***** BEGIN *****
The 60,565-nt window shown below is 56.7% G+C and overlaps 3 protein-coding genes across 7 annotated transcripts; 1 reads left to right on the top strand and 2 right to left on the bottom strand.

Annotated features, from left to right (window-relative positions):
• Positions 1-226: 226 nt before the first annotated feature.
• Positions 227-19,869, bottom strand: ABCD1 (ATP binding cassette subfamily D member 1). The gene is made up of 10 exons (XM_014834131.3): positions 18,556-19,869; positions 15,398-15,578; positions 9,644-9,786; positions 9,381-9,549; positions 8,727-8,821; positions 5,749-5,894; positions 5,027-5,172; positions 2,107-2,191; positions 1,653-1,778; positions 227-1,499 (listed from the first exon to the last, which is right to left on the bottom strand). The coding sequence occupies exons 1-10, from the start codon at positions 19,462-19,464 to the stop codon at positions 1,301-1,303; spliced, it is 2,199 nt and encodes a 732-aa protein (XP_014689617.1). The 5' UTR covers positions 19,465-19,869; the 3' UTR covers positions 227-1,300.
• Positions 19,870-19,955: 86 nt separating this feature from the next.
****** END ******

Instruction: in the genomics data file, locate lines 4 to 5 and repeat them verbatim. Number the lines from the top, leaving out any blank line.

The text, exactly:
• Positions 227-19,869, bottom strand: ABCD1 (ATP binding cassette subfamily D member 1). The gene is made up of 10 exons (XM_014834131.3): positions 18,556-19,869; positions 15,398-15,578; positions 9,644-9,786; positions 9,381-9,549; positions 8,727-8,821; positions 5,749-5,894; positions 5,027-5,172; positions 2,107-2,191; positions 1,653-1,778; positions 227-1,499 (listed from the first exon to the last, which is right to left on the bottom strand). The coding sequence occupies exons 1-10, from the start codon at positions 19,462-19,464 to the stop codon at positions 1,301-1,303; spliced, it is 2,199 nt and encodes a 732-aa protein (XP_014689617.1). The 5' UTR covers positions 19,465-19,869; the 3' UTR covers positions 227-1,300.
• Positions 19,870-19,955: 86 nt separating this feature from the next.